Of course, these ambitious plans come at a difficult time. The BBC is under pressure to be both public service for Britain and commercially aggressive in a global market where streamers are tightening and economies are shrinking. It’s no easy task, but sources familiar with Fussell, a former finance chief at Shine Group and commercial director of publishers Harper Collins UK and Random House, back his business acumen and relationships across the company.
“His experience is more on the business side than the creative side, but that could be exactly what BBC Studios needs right now – someone with a trusting relationship with BBC TV, in particular,” said one producer.
For Fussell, the strategy is clear. “The key for us is that the team across the board understands our commercial ambition,” he said. “We are supported from the top by an extraordinary chairman in Damon Buffini and the board, and we are uniquely positioned to take advantage of that. There will no doubt be pressure to buy around the world, but we already have a strong unscripted pipeline of documentaries and have a good space in scripted.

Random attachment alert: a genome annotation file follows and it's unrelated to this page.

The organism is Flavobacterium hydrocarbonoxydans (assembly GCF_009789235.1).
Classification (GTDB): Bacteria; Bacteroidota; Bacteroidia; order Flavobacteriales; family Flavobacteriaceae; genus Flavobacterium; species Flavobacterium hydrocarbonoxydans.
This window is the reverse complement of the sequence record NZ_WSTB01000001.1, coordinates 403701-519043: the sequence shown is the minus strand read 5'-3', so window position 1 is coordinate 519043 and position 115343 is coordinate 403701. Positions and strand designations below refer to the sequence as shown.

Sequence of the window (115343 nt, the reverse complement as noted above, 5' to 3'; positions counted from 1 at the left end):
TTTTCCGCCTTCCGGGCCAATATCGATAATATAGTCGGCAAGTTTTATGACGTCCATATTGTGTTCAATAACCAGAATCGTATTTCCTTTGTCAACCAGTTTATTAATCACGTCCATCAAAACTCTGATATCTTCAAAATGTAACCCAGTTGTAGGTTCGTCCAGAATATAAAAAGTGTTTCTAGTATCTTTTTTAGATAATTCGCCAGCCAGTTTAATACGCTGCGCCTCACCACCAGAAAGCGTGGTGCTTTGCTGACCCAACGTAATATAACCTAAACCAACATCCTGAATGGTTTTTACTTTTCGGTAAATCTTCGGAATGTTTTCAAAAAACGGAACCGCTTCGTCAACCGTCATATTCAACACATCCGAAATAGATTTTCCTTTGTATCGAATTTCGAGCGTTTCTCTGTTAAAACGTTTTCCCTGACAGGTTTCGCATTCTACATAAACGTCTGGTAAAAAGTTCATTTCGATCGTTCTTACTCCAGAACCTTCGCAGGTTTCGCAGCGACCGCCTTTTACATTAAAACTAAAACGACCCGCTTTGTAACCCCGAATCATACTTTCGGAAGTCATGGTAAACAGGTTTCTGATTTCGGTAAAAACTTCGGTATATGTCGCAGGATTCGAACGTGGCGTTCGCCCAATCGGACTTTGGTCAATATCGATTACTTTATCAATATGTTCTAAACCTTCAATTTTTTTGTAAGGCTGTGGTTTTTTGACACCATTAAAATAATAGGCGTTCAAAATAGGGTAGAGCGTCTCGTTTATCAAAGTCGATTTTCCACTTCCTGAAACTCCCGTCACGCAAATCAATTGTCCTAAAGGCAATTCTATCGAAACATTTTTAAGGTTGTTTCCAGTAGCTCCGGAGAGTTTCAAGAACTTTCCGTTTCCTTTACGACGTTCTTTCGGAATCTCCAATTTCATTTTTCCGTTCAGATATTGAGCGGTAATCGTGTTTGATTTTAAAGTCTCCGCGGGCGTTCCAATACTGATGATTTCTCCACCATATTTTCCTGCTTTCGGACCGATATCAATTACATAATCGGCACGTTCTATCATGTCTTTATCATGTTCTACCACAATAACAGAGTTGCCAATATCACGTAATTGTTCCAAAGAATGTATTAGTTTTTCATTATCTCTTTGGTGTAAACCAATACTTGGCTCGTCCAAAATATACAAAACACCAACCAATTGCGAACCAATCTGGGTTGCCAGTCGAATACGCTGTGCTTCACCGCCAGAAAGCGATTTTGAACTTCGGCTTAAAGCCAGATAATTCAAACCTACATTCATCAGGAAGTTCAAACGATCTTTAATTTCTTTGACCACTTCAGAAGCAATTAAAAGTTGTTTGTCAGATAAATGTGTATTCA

“We don’t make $30-40 million an hour shows, but the ones that are smaller races, lower risk and uniquely British, like [upcoming HBO co-pro] Rain dogs,” he added. “They drive new subscribers, so streamers want them all over the world, and with a very good UK broadcaster and a tax credit, a lot of the budget is done before you start. That, and you get the BBC seal of quality.”
BBC Studios’ ongoing regeneration makes for a fascinating story.